VEHICLE OVERVIEW 

 

The Avionics Test Vehicle series had two vehicle variations. The first vehicle, referred to as ATVwas designed with the intent of testing the avionics systems we planned to use in our space-shot rocket, Traveller. ATV was able to carry the avionics with speeds of up to Mach 2! Because this rocket was so long and skinny, the fins were very small.

It took 2 trials to get achieve a successful test, so the final and successful launch in the Avionics Test Vehicle series was called Carbon Copy. This vehicle had a different profile

This test was critical because if we can't rely on our avionics data for a space shot, we will not be able to prove that we actually have achieved space. Without telemetry, it would also be almost impossible to find our vehicle again after it fell from such a great height.

 


MISSION

OVERVIEW

Launched on Month x, 20xx from the xxx, XXX reached an altitude of XXX ft and speeds of up to Mach XXX. The rocket, built as a test vehicle for Traveler technology,  The vehicle was located and recovered on xxx, 20xx about 6 miles xxx of its launch site.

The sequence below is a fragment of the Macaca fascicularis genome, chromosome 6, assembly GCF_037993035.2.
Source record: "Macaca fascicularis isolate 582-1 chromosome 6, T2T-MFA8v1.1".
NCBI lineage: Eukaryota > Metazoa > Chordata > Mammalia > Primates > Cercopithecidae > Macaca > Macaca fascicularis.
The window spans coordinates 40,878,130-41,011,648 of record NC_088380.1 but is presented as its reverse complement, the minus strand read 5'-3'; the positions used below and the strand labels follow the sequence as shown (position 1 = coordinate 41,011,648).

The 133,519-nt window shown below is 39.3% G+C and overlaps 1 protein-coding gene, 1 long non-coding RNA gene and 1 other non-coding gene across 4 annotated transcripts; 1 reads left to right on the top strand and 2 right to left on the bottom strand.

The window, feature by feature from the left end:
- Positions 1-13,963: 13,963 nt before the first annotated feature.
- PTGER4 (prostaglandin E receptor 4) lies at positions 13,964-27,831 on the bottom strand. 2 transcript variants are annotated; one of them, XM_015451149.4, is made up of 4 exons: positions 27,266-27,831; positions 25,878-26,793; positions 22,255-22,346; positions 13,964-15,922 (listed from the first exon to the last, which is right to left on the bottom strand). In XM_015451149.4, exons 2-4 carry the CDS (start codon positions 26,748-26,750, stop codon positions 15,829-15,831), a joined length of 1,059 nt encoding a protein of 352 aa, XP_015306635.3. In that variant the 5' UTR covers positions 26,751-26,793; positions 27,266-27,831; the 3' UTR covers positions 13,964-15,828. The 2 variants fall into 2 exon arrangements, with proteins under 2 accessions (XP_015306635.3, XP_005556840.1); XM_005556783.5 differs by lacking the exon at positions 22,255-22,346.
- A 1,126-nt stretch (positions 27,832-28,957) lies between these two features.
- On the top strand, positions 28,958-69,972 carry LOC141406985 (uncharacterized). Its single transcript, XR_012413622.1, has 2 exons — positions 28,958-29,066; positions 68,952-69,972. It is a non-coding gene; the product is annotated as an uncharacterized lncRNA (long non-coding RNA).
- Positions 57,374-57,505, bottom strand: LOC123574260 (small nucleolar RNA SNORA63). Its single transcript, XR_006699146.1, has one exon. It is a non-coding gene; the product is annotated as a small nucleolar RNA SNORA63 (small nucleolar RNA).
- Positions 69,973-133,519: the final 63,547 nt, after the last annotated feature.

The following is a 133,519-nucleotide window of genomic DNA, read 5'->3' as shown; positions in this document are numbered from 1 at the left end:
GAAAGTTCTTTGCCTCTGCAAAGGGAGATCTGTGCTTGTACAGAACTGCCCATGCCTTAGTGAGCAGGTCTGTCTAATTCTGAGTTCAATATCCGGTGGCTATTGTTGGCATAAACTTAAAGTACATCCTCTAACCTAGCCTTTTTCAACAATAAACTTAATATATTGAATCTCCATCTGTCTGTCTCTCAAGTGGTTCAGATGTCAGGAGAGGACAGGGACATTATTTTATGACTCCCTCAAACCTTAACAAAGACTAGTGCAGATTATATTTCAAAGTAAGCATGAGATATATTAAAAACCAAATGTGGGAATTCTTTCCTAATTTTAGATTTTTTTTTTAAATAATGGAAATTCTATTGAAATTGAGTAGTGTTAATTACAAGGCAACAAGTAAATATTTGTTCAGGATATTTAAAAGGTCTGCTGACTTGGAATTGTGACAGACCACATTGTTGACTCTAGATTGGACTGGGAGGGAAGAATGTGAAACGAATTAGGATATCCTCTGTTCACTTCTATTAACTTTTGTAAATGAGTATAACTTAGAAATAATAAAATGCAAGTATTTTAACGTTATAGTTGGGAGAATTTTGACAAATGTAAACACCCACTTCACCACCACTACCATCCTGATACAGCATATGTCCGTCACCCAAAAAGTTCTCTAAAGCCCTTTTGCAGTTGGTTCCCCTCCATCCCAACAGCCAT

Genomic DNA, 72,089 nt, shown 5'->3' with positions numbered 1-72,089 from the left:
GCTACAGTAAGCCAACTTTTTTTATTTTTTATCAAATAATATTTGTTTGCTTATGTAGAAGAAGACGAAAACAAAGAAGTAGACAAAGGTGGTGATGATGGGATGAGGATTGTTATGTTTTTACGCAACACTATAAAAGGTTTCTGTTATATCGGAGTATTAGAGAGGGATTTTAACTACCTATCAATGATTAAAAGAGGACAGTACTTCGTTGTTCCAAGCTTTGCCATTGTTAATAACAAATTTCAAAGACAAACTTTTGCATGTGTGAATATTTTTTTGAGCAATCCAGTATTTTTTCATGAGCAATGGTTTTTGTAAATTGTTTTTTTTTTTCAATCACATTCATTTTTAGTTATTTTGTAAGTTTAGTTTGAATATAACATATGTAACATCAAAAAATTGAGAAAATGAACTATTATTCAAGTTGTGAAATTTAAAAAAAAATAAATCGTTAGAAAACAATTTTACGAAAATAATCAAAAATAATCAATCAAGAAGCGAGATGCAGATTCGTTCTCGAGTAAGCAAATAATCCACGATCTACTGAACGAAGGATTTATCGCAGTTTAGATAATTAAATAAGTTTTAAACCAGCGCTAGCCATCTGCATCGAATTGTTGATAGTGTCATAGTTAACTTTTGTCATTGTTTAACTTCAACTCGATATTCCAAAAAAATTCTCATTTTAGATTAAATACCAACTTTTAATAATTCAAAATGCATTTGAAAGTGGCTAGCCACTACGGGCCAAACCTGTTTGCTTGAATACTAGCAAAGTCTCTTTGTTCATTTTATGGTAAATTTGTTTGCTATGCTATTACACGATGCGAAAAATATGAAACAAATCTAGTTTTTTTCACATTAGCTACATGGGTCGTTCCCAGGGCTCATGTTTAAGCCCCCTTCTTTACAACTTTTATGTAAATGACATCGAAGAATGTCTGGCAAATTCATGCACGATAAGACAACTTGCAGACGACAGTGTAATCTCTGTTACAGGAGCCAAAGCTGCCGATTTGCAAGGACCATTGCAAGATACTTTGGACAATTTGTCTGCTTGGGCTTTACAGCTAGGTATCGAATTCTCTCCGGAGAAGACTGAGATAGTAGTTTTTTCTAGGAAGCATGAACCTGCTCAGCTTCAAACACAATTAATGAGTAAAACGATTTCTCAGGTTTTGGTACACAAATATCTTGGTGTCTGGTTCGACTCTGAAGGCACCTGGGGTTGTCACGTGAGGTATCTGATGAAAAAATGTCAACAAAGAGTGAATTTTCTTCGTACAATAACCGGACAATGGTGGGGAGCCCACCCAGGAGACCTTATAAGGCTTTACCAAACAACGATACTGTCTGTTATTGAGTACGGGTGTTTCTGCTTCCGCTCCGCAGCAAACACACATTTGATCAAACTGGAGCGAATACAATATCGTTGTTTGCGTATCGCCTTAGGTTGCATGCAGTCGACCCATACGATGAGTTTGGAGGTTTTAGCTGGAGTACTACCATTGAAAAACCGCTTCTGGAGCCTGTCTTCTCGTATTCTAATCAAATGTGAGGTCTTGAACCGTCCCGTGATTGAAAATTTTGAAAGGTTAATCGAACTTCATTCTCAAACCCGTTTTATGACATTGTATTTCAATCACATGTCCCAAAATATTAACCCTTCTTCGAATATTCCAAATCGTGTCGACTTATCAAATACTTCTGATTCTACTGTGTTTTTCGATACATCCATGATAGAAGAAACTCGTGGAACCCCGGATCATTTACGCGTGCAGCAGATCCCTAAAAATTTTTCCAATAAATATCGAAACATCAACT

RPL's 4"-diameter Avionics Test Vehcle flew at the MTA on March 24, 2012. Though its carbon fiber motor case performed well, the airframe shredded at burnout. 

The second ATV, Carbon Copy, was launched on June 30, 2012. It featured a simpler motor integration strategy and a new avionics configuration. The flight achieved a maximum altitude of 23,500 feet. All flight computers, GPSs, and transmitters worked correctly, leading to an easy recovery six miles away from the launch site. 
 

STATUS

After its record breaking climb, SixyBack's nosecone did not eject due for currently unidentified reasons and therefore its parachutes could not and did not deploy. The vehicle came in completely ballistic, impacting the ground at approx. 500 mph. The resulting damage was extensive, currently the wreckage has yielded no salvageable electronic devices or flight data. Fortunately, a visual inspection of the nosecone remains demonstrate that RPL's proprietary thermal protection system, which was tested for the first time on SixyBack, was greatly successful!


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